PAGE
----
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Heterogeneous infectiousness in guinea pigs experimentally infected with Trypanosoma cruzi

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dc.contributor.author Castillo-Neyra, Ricardo
dc.contributor.author Borrini Mayori, Katty
dc.contributor.author Salazar Sanchez, Renzo
dc.contributor.author Ancca Suarez, Jenny
dc.contributor.author Xie, Sherrie
dc.contributor.author Naquira Velarde, Cesar
dc.contributor.author Levy, Michael Z.
dc.date.accessioned 2019-02-06T14:59:07Z
dc.date.available 2019-02-06T14:59:07Z
dc.date.issued 2015
dc.identifier.uri https://hdl.handle.net/20.500.12866/5542
dc.description.abstract Guinea pigs are important reservoirs of Trypanosoma cruzi , the causative parasite of Chagas disease, and in the Southern Cone of South America, transmission is mediated mainly by the vector Triatoma infestans . Interestingly, colonies of Triatoma infestans captured from guinea pig corrals sporadically have infection prevalence rates above 80%. Such high values are not consistent with the relatively short 7–8 week parasitemic period that has been reported for guinea pigs in the literature. We experimentally measured the infectious periods of a group of T. cruzi -infected guinea pigs by performing xenodiagnosis and direct microscopy each week for one year. Another group of infected guinea pigs received only direct microscopy to control for the effect that inoculation by triatomine saliva may have on parasitemia in the host. We observed infectious periods longer than those previously reported in a number of guinea pigs from both the xenodiagnosis and control groups. While some guinea pigs were infectious for a short time, other “super-shedders” were parasitemic up to 22 weeks after infection, and/or positive by xenodiagnosis for a year after infection. This heterogeneity in infectiousness has strong implications for T. cruzi transmission dynamics and control, as super-shedder guinea pigs may play a disproportionate role in pathogen spread. en_US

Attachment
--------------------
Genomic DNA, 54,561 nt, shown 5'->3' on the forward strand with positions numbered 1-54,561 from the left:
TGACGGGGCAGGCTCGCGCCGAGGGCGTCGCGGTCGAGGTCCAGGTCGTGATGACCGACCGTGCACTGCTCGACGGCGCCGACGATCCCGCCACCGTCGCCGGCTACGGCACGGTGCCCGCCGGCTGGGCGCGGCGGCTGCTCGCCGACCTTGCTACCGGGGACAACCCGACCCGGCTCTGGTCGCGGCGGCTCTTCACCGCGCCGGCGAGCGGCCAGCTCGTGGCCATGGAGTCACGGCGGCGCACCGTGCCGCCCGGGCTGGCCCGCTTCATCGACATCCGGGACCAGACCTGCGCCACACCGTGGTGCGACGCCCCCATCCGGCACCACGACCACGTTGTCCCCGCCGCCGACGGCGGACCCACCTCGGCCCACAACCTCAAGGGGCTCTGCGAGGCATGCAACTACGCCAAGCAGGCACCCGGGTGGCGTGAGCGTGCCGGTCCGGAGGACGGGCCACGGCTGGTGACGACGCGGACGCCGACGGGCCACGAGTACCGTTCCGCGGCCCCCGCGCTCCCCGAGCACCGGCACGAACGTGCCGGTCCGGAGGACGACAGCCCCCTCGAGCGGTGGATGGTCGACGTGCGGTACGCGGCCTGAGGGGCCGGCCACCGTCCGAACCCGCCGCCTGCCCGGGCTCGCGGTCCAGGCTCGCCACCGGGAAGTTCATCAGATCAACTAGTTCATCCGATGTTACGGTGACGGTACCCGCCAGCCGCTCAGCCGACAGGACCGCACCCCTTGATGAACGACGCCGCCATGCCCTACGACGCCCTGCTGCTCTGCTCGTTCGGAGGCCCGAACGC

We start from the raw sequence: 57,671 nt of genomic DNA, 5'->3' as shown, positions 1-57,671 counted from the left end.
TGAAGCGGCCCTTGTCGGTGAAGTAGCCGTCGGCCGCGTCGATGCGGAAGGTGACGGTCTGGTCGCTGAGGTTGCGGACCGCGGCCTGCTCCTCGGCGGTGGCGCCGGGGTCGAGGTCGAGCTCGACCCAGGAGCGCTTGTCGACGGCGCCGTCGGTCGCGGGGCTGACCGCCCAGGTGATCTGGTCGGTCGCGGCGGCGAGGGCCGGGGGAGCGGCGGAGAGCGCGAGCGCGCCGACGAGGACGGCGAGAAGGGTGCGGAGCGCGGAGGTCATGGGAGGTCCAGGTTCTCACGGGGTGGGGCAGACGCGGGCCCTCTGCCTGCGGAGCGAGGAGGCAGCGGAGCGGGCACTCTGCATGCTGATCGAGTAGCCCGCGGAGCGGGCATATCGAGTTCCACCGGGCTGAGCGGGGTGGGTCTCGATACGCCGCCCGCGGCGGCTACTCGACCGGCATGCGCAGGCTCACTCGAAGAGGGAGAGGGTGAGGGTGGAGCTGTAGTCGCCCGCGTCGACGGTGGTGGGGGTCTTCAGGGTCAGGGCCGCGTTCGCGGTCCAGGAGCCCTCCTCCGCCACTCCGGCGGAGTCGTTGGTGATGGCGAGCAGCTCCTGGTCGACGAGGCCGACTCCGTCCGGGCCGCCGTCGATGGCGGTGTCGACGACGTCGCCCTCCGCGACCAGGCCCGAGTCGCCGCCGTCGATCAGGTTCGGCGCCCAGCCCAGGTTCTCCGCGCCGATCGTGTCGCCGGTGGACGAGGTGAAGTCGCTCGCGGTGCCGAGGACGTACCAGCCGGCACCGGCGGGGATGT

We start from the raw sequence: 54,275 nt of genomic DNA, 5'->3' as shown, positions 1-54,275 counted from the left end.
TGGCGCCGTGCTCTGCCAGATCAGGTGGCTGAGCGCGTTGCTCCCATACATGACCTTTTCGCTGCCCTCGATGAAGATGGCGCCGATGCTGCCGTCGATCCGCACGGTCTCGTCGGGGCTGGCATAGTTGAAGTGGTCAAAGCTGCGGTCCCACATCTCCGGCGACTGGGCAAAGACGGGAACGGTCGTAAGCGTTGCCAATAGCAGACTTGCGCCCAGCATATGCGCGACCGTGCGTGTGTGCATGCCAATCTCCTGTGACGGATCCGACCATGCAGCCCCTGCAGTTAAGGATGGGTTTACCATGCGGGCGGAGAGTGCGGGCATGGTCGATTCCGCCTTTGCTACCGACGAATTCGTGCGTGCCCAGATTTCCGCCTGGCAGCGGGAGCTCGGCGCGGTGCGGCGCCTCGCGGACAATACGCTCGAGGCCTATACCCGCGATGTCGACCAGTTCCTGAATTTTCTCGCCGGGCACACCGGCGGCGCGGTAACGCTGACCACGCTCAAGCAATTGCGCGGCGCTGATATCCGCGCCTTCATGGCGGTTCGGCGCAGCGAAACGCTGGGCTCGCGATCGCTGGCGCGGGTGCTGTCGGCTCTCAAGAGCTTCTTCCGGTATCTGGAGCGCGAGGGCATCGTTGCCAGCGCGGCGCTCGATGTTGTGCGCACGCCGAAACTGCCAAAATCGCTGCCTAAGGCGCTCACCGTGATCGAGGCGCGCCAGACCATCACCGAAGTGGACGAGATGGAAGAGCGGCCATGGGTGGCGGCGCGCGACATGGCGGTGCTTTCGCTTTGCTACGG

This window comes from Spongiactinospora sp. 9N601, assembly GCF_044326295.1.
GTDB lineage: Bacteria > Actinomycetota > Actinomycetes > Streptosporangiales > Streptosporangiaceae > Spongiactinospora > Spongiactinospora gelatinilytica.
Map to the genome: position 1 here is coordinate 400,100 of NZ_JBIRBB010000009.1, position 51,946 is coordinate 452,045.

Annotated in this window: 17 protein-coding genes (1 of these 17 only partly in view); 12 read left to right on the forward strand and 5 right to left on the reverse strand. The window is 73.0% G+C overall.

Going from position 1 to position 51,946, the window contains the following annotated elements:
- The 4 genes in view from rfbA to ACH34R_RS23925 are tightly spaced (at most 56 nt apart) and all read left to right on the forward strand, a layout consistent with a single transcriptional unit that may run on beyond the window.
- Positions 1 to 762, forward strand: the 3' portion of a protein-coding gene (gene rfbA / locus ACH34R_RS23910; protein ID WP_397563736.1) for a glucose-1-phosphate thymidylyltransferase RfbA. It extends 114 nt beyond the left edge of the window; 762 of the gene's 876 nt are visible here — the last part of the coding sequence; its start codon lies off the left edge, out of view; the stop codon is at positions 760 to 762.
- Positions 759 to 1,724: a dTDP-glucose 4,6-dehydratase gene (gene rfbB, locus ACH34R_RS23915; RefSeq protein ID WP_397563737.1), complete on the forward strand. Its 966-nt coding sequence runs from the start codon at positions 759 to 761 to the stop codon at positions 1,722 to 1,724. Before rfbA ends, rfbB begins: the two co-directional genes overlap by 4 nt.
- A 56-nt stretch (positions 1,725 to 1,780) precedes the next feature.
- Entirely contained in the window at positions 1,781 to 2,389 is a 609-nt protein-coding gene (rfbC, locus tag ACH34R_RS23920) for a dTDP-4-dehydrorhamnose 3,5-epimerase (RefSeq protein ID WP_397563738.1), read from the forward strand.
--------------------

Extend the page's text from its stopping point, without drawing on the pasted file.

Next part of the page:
dc.language.iso eng
dc.publisher Elsevier
dc.relation.ispartof urn:issn:1383-5769
dc.rights info:eu-repo/semantics/restrictedAccess
dc.rights.uri https://creativecommons.org/licenses/by-nc-nd/4.0/deed.es
dc.subject Trypanosoma cruzi en_US
dc.subject Time Factors en_US
dc.subject Animals en_US
dc.subject South America en_US
dc.subject Prevalence en_US
dc.subject Triatoma infestans en_US
dc.subject Parasitemia en_US
dc.subject Cavia porcellus en_US
dc.subject Chagas Disease/parasitology/transmission en_US
dc.subject Disease Reservoirs/parasitology en_US
dc.subject Guinea pig en_US
dc.subject Guinea Pigs en_US
dc.subject Infectiousness en_US
dc.subject Saliva/parasitology en_US
dc.subject Super-shedder en_US
dc.subject Triatoma/parasitology en_US
dc.subject Trypanosoma cruzi/physiology/ultrastructure en_US
dc.subject Xenodiagnosis en_US
dc.title Heterogeneous infectiousness in guinea pigs experimentally infected with Trypanosoma cruzi en_US
dc.type info:eu-repo/semantics/article
dc.identifier.doi https://doi.org/10.1016/j.parint.2015.09.009
dc.subject.ocde https://purl.org/pe-repo/ocde/ford#3.02.00 es_PE

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